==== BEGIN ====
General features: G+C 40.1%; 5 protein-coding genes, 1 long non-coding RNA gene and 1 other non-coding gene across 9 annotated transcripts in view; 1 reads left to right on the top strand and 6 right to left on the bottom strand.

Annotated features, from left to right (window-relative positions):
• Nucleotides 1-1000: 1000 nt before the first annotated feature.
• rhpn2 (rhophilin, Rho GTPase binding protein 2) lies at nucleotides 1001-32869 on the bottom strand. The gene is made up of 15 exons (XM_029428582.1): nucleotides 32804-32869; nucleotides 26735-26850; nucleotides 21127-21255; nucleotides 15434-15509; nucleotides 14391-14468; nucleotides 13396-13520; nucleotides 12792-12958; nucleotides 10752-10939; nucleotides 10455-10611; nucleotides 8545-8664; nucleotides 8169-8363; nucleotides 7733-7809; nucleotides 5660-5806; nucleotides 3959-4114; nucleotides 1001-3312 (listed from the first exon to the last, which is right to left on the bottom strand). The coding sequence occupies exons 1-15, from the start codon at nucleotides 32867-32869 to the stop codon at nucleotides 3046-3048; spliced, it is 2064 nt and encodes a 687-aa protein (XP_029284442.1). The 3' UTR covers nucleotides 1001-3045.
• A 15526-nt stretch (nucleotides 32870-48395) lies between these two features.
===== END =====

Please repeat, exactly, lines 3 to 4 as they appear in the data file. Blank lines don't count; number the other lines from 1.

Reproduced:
• Nucleotides 1-1000: 1000 nt before the first annotated feature.
• rhpn2 (rhophilin, Rho GTPase binding protein 2) lies at nucleotides 1001-32869 on the bottom strand. The gene is made up of 15 exons (XM_029428582.1): nucleotides 32804-32869; nucleotides 26735-26850; nucleotides 21127-21255; nucleotides 15434-15509; nucleotides 14391-14468; nucleotides 13396-13520; nucleotides 12792-12958; nucleotides 10752-10939; nucleotides 10455-10611; nucleotides 8545-8664; nucleotides 8169-8363; nucleotides 7733-7809; nucleotides 5660-5806; nucleotides 3959-4114; nucleotides 1001-3312 (listed from the first exon to the last, which is right to left on the bottom strand). The coding sequence occupies exons 1-15, from the start codon at nucleotides 32867-32869 to the stop codon at nucleotides 3046-3048; spliced, it is 2064 nt and encodes a 687-aa protein (XP_029284442.1). The 3' UTR covers nucleotides 1001-3045.